We work to push the boundaries of what is possible today and don’t always know where the limit is when we start. There are no existing guidelines on how to solve all the challenges that have come up, so we “figure it out” a lot. For example, removing environmental noise, movement artifacts, trying to quantify “unquantifiable” human states like stress. 

I’d say the biggest specific challenge with creating Galea has been the ergonomics side of things. Even without the physiological sensors, making a headset that is comfortable across the entire population is already a challenge. Everyone’s body is slightly different. Adding the extra complexity of keeping sensors in close contact with the correct parts of the body makes the ergonomics puzzle even more challenging. 

We are constantly approached by larger companies who are looking for help solving this problem.

Freethink: Was any part of the process not as difficult as you expected it to be?

One thing that has not been as difficult as I expected is finding customer applications for Galea.

We started out in the entertainment industry with Valve, who are interested in applying Galea for playtesting and user research. Since then, we’ve branched out into applications involving education, wellbeing, training in many spaces (e.g., pilots, athletes, astronauts), user testing, medical research, and even fragrance and food research. 

“Galea can be used to quantify emotional states in real-time.”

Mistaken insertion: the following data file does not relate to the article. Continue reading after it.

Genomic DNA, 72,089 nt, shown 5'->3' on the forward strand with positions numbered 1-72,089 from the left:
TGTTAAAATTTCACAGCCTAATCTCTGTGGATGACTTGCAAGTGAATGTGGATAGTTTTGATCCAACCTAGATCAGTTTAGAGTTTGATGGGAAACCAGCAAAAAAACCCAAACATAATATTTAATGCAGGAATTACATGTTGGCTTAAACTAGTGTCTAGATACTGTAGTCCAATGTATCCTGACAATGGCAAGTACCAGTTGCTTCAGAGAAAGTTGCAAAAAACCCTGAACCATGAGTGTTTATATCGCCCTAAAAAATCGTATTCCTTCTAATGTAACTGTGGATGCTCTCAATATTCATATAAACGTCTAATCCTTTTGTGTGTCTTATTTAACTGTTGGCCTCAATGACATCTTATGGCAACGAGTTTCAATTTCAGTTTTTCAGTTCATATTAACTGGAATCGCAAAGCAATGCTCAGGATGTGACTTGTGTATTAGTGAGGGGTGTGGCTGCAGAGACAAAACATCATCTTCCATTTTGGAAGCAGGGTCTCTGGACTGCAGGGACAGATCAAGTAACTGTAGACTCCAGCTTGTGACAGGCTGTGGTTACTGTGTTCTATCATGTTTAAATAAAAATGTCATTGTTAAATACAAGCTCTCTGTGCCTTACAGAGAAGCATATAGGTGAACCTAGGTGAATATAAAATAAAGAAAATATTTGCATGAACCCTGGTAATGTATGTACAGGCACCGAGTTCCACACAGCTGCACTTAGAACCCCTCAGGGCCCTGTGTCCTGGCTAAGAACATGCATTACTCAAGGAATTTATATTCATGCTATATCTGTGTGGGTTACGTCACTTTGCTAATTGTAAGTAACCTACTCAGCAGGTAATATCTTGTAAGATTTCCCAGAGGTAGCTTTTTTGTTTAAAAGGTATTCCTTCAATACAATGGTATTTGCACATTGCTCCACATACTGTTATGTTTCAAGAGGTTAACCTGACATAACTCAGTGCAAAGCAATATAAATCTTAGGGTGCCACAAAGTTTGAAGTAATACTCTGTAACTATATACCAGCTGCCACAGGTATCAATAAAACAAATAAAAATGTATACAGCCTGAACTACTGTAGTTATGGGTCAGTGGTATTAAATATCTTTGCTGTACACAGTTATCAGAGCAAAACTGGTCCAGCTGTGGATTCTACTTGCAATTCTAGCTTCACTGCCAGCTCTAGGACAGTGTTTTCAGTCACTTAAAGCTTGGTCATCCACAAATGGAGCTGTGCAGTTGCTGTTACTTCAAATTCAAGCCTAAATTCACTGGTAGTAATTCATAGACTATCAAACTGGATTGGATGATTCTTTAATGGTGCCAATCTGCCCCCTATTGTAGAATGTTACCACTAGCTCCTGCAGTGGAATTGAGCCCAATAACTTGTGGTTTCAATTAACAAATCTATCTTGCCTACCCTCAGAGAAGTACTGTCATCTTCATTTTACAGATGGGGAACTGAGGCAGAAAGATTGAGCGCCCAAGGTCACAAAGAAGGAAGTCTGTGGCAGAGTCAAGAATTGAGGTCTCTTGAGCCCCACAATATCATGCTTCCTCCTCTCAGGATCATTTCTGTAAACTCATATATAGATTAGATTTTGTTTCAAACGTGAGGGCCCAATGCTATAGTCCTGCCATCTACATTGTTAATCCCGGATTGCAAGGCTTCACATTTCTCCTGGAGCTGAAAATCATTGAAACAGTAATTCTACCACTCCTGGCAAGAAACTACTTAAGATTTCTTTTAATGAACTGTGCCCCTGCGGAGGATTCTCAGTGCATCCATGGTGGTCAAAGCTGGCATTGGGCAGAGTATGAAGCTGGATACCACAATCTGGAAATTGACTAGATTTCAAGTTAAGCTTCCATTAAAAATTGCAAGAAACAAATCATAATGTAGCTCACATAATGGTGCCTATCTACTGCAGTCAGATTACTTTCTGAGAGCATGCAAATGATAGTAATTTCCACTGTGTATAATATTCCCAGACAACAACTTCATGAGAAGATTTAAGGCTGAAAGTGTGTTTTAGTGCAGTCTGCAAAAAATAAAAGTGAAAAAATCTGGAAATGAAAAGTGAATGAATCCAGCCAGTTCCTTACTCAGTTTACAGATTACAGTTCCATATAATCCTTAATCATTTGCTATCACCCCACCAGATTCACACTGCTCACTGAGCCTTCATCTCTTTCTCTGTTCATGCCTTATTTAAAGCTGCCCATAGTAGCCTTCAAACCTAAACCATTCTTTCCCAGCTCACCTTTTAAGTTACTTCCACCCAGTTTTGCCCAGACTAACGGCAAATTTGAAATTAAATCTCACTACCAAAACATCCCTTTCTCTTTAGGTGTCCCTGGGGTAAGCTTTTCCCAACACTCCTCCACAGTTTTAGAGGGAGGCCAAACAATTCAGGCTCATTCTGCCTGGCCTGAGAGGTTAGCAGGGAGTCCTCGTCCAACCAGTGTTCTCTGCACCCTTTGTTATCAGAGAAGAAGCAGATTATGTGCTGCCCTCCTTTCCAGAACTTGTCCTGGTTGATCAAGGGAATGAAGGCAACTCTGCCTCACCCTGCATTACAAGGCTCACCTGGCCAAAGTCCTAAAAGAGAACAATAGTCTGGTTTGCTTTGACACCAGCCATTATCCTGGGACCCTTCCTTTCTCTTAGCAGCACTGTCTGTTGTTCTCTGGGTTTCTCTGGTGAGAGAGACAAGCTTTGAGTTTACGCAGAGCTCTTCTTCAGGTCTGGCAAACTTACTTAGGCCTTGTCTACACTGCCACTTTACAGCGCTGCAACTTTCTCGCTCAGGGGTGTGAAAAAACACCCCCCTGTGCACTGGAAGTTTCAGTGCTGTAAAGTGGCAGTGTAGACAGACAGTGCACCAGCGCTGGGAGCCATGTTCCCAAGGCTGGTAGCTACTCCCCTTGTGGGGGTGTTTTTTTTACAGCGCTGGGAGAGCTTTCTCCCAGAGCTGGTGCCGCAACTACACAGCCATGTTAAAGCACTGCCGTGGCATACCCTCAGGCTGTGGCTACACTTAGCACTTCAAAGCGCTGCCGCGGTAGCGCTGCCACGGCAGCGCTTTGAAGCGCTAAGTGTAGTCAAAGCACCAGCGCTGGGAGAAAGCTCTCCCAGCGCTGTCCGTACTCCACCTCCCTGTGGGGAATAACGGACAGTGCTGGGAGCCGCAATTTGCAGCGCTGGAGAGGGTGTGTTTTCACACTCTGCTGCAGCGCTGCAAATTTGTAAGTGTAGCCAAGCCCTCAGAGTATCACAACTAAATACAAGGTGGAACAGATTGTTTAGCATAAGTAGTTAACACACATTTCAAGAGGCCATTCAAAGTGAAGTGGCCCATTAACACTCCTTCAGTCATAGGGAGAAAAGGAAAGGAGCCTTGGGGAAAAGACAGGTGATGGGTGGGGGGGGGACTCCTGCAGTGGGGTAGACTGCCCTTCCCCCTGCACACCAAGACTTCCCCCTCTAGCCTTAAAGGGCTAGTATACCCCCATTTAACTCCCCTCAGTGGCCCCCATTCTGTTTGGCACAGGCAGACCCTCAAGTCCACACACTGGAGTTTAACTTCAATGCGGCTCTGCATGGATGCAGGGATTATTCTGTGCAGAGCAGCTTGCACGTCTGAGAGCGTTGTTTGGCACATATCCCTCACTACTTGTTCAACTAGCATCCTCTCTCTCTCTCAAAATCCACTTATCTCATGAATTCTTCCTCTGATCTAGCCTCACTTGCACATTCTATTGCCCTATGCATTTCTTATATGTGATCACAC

Joseph Artuso

Freethink: Is there a particular use case for Galea that excites you the most, perhaps something one of your early adopters is working on? 

I’d say what we pulled off with Christian Bayerlein for the TED talk will go down as a career highlight. Christian was an early Kickstarter backer of OpenBCI and always wanted to be able to fly a drone. Being able to make that possible on the TED stage was special. 

Other than that, it’s been very exciting to see the work coming from Mark Billinghurst’s lab. They’ve been showing how data from Galea can be used to quantify emotional states in real-time and then using those emotional metrics to dynamically adjust the VR content.

This type of “closed loop” experience that involves the user’s mind and body is going to profoundly change how we interact with computers for entertainment and productivity.

Freethink: At Slush 2023, you talked about the need to change the status quo and put users in control of their “mental vault.” Can you elaborate on that and how OpenBCI might accomplish it?

During the Slush talk, we defined the notion of “closed-loop computing” and how we as users are already part of a constant feedback loop with our devices. The fundamental thing we’re trying to change is who is in control of how that feedback loop operates. 

Right now, it’s the operating system creators who have the most control: Apple, Microsoft, and Google. These companies control what user data is allowed to flow to apps and software made by companies like Facebook and how software is allowed to interact with everything else on a user’s device — just look at the constant tug of war between Apple and Facebook over iOS advertising permissions. 

We’ve become used to not being in control over how our devices work, and before neurotechnology goes mainstream, I want to see the status quo shift to be more in favor of the user, rather than device or OS manufacturers.